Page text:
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Critical stress

  • CHRIS PARKER/TIMES NEWS Jason T. Smith, director for EMS Provider Services for the Eastern PA EMS Council, speaks at a recent Lansford Borough Council meeting.
    CHRIS PARKER/TIMES NEWS Jason T. Smith, director for EMS Provider Services for the Eastern PA EMS Council, speaks at a recent Lansford Borough Council meeting.
Published August 15. 2011 05:02PM

Police officers, firefighters and ambulance crews routinely step into situations that would send most people running for cover. But because they are trained to remain calm under stress, emergency responders' priority is to get the situation in hand. To do that, they must subdue their own fear, anger or shock to get the job done.

But those reactions don't just evaporate. Instead, "A lot of times, people will suppress those feelings," said Emergency Management Technician Jason T. Smith. He is the director for EMS provider services, under the auspices of the Northeastern PA EMS Council.

Those buried emotions simmer, and if not dealt with, may boil over, scalding families, friends or co-workers, Smith told members of Lansford Borough Council on Wednesday. Smith spoke about the EMS Council's Critical Incident Stress Management program, which provides support and counseling to help cool the reactions before they reach the boiling point.

The symptoms of suppressed stress can include poor concentration, memory problems, poor attention span, difficulties with calculations, difficulty making decisions, slowed problem solving, loss of emotional control, grief, depression, anxiety, fear, guilt and feeling lost or overwhelmed.

The buried stress can also manifest itself in physical symptoms, including muscle tremors, chest pain, gastrointestinal distress, difficulty breathing, headaches and elevated blood pressure.

Behavioral symptoms can include excessive silence, sleep disturbance, unusual behaviors, changes in eating habits, withdrawal from contact and changes in work habits.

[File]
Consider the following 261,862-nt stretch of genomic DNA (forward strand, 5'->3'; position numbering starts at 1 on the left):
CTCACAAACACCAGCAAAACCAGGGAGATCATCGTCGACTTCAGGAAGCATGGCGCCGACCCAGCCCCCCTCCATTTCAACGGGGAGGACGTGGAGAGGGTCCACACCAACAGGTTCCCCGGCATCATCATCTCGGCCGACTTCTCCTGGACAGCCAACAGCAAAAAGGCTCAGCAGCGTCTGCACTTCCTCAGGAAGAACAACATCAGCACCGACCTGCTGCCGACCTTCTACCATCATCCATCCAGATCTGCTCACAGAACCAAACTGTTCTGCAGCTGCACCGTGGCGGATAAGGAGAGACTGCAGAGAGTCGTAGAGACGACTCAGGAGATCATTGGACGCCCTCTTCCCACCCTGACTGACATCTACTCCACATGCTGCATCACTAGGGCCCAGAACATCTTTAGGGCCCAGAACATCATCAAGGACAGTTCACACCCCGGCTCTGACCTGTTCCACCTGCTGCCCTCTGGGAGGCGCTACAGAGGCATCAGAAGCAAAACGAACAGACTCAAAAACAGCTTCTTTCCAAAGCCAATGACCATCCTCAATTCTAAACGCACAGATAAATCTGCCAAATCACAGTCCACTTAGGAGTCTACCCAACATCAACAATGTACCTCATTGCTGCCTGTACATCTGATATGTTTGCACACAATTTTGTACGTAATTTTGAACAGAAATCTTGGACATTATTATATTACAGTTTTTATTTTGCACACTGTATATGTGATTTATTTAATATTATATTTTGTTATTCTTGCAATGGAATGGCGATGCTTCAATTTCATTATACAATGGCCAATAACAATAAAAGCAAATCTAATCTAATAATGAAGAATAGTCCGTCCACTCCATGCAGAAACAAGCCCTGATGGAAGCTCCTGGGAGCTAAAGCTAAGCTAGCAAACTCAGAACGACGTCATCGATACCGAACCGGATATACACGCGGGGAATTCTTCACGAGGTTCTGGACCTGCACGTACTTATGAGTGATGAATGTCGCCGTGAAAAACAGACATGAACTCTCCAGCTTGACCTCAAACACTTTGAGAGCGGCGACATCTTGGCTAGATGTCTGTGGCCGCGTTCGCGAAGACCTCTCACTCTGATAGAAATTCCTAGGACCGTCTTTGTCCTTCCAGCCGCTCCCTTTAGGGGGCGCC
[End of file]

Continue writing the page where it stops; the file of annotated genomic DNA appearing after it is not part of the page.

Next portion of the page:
CISM emphasizes that police, fire and ambulance personnel are "normal people experiencing common reactions to abnormal events," Smith said.

Smith, accompanied by CISM peer counselor John Dworsky, said it helps to be able to talk to a trained peer counselor or a professional. CISM even employs a friendly helper dog to break the ice. Smith said that during group sessions, a specially-trained dog is often brought into the room.

"Those canines go right to the person who most needs the help," he said.

The program also offer family support, to help family members understand how the stress of responding to emergency situations may affect their loved ones.

CISM services are confidential, and provided free of charge, Smith said. The services provided by CISM have proved effective at "stopping the escalation of symptoms, in reducing acute stress reactions, in restoring adaptive functioning, and in facilitating access for more care as necessary. The team provides individual and group interventions on scene or at a later time when assistance is deemed necessary. The team also responds to stress caused by cumulative effects over time," according to the CISM website.

The CISM Hotline is answered 24 hours a day, seven days a week. For assistance or information, call (610) 973-1624. The Eastern PA EMS Council serves Berks, Carbon, Lehigh, Monroe, Northampton, and Schuylkill counties.

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